It is well-known that uterine rupture is an obstetric catastrophe associated with previous scarring, with an incidence of 1 in 200 in those undergoing vaginal birth after caesarian delivery (VBAC) . Little is known though about its occurrence in an unscarred uterus. Historically, risk factors for uterine rupture include obstetric trauma resulting from prolonged or neglected labour, fetal macrosomia, malpresentation, internal podalic version, breech extraction, manual cervical dilatation and instrumental deliveries. In this age of modern obstetric practice, the previously recognized risk factors have become obsolete with the increased utilization of caesarian sections. Prolonged or neglected labours are rarely allowed with the introduction of the partogram. Fetal macrosomia and malpresentation would have been detected antenatally by the utilization of ultrasounds. Breech babies are now delivered by caesarian sections since the publication of the Term Breech Trial , and the rate of instrumental deliveries has decreased over the years due to a reduction in training hours, lack of senior supervision and fear of litigation . Nevertheless, modern obstetrics also has its pitfalls. Induction and augmentation of labour play a big part in modern obstetric management and have been shown to predispose to uterine rupture [4-6]. Other noniatrogenic risk factors include advanced maternal age, multiparity, uterine anomalies and maternal connective tissue disease . Though very rare, it has been estimated that the incidence of uterine rupture in an unscarred uterus ranges from 1 in 5700 to 1 in 20,000 . Case Presentation A 36 year old lady with 2 previous term normal vaginal deliveries underwent an induction of labour at 37 weeks in view of reduced fetal movements. She had no significant past medical history. She had an uneventful evacuation of uterus 7 months prior for a missed miscarriage. Her antenatal care had been uneventful. She had two Prostaglandin E2 3 mg pessaries inserted per vaginally 7.5 hours apart. Her membranes were ruptured 12 hours after the 2nd PGE2 pessary when she was 3 cm dilated. Oxytocin augmentation was commenced at a low dosage. 1st stage of labour lasted 4 hours. During the 2nd stage of labour, continuous electronic fetal monitoring showed fetal bradycardia and a kiwi assisted vaginal delivery was performed. 2nd stage of labour lasted 50 minutes. A baby girl with a birth weight of 2946 g was delivered with a 1 minute Apgar of 5 and a 5 minute Apgar of 9. Paired cord gases showed an arterial pH of 6.77 with a base excess of -16.4 and a venous pH of 6.84 with a base excess of-15.3.In the subsequent hours postnatally, the patient first complained of central chest pain radiating to the lower back. Cardiology referral was made and cardiac workup was done. She was noted to be tachycardic and hypotensive about 4 hours later. Clinical examination revealed a tender central abdomen with guarding and minimal per vaginal bleeding. Investigations Urgent blood investigation showed a drop in Haemoglobin from 12.6 g/dL to 8.4 g/dL. Trop I and CK were both elevated and an ECG showed sinus tachycardia. Differential diagnosis included acute coronary syndrome and aortic aneurysm dissection, but in view of her highly suspicious intrapartum history of fetal bradycardia, uterine rupture was foremost as our differential (Figure 1).Treatment She underwent an exploratory laparotomy and was found to have a 6 cm vertical right posterior uterine wall rupture close to the broad ligament with 1.6L of haemoperitoneum. The defect was repaired in 2 layers and a pelvic drain was left in situ. She was transfused with two units of packed red blood cells and one unit of fresh frozen plasma. She was commenced on empirical intravenous antibiotics i.e. cefazolin and metronidazole. Outcome and follow-up She recovered well and was discharged on postoperative day 3. She was well at her 5 week postnatal check-up. Baby was also well and was on full breastfeeding. Figure 1 A CT abdomen and pelvis was performed which showed a large haemoperitoneum with disruption and hypodensity seen along the right lower uterine wall suspicious for uterine rupture. Discussion Though rare, uterine rupture in an unscarred uterus should be suspected in any postnatal collapse. The hallmark signs of intrapartum uterine rupture include maternal tachycardia and fetal bradycardia. In view of the unexplained fetal bradycardia, she had likely ruptured intrapartum but it only became clinically evident postpartum. Our patient presented with chest pain that radiated to the back immediately postnatal. Intraperitoneal bleeding as a result of uterine rupture may have caused the intraperitoneal irritations and hence her manifestations. A few hours later, her vital signs i.e. tachycardia and hypotension, steered us to the possible underlying diagnosis of uterine rupture. A high index of suspicion is critical here as this may have likely prevented the subsequent serious maternal morbidities and mortality. Compared with spontaneous labour, combination inductions showed the highest risk of uterine rupture, followed by prostaglandin induction, and then by oxytocin induction. Lowest risk for uterine rupture comprised sweeping of membranes and transcervical balloon catheter . The site most commonly involved in uterine rupture was the lower uterine segment in both scarred and unscarred uterus. Involvement of the uterine cervix was significantly higher among patients without previous uterine scarring . Several studies have reported that maternal and neonatal morbidity and mortality were more common in patients with an unscarred uterus [11-14]. The theory has been that because there was no confined weak area, such as a previous incision, the tear may progress and involve vital, adjacent organs, leading to more serious complications. Also, because of the lack of presence of a scarred uterus, there may be a delay in diagnosis of uterine rupture due to its rarity in an unscarred uterus. Fortunately for our patient, this was not the case. It may also be postulated that she may have had an undiagnosed uterine perforation during her previous evacuation of uterus which may have contributed to her uterine rupture as a site of weakness. However, the extreme right site of the uterine rupture made the possibility of undiagnosed perforation less likely.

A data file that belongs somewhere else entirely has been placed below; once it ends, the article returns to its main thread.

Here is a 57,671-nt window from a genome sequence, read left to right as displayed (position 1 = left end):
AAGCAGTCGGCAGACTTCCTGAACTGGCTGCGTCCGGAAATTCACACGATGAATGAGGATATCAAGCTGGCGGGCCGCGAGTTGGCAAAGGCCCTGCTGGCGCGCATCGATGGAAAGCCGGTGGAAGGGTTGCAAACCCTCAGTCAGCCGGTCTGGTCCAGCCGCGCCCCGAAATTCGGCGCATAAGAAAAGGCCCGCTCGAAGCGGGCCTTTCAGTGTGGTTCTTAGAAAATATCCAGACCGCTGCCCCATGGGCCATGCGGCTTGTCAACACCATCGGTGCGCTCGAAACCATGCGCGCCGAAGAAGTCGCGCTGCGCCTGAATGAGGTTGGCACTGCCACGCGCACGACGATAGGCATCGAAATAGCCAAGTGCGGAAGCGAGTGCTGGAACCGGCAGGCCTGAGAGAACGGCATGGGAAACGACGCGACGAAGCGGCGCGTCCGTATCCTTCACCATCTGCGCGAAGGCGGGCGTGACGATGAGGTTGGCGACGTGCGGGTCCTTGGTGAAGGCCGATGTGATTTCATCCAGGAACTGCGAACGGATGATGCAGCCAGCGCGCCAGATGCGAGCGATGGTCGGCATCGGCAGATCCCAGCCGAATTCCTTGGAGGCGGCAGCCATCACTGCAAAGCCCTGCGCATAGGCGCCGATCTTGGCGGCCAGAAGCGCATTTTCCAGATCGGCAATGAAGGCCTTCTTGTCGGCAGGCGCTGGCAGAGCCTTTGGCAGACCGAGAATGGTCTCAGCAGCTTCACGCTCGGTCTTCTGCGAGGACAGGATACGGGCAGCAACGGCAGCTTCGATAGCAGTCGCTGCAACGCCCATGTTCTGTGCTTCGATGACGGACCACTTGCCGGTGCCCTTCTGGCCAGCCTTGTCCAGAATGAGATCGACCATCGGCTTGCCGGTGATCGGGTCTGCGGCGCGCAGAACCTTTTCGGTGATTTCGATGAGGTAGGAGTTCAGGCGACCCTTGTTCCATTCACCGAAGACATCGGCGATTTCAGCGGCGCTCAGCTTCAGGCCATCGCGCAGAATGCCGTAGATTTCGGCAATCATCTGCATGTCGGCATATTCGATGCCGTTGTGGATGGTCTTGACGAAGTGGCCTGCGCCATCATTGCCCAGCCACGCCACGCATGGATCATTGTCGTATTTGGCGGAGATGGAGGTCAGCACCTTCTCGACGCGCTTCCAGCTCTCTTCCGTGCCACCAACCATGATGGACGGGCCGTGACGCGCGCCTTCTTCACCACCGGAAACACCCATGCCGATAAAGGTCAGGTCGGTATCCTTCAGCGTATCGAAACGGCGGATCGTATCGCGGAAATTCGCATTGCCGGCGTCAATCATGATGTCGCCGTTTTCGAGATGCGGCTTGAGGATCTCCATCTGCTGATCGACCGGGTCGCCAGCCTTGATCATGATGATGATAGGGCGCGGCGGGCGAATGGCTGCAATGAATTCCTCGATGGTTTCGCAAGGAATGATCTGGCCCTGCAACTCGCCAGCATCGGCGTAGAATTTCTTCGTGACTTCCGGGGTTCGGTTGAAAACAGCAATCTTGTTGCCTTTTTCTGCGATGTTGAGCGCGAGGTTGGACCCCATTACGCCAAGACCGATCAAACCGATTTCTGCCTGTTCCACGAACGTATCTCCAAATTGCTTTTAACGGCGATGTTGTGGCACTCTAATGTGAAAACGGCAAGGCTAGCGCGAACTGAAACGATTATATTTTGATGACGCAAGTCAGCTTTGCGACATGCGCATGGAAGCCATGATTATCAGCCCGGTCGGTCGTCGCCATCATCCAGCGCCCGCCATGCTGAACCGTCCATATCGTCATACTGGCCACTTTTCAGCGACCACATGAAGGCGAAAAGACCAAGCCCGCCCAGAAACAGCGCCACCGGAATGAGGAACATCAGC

Albert rare, there have been multiple case reports of uterine rupture in an unscarred uterus. A high index of suspicion is crucial in timely diagnosis and treatment and preventing serious maternal morbidity and mortality. We must also be mindful of the risks of uterine rupture with the use of induction and augmentation agents in modern obstetric practice. Continuous electronic foetal monitoring is important when these agents are deployed, as fetal bradycardia may be the only sign in such case. Uterine rupture may only become clinically apparent postpartum and anyone who is at risk should be monitored closely for any signs and symptoms of uterine rupture such as maternal tachycardia, hypotension and non-specific abdominal pain.